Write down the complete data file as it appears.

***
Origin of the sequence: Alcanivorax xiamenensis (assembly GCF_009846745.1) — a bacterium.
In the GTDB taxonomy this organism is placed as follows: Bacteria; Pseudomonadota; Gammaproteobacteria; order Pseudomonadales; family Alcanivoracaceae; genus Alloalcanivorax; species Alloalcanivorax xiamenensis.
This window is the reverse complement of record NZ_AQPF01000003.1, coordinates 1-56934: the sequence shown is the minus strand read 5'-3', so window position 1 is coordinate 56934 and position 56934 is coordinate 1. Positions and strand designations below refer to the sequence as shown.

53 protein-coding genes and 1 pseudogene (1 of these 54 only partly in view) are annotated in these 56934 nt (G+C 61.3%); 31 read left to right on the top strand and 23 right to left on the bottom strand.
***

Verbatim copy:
Origin of the sequence: Alcanivorax xiamenensis (assembly GCF_009846745.1) — a bacterium.
In the GTDB taxonomy this organism is placed as follows: Bacteria; Pseudomonadota; Gammaproteobacteria; order Pseudomonadales; family Alcanivoracaceae; genus Alloalcanivorax; species Alloalcanivorax xiamenensis.
This window is the reverse complement of record NZ_AQPF01000003.1, coordinates 1-56934: the sequence shown is the minus strand read 5'-3', so window position 1 is coordinate 56934 and position 56934 is coordinate 1. Positions and strand designations below refer to the sequence as shown.

53 protein-coding genes and 1 pseudogene (1 of these 54 only partly in view) are annotated in these 56934 nt (G+C 61.3%); 31 read left to right on the top strand and 23 right to left on the bottom strand.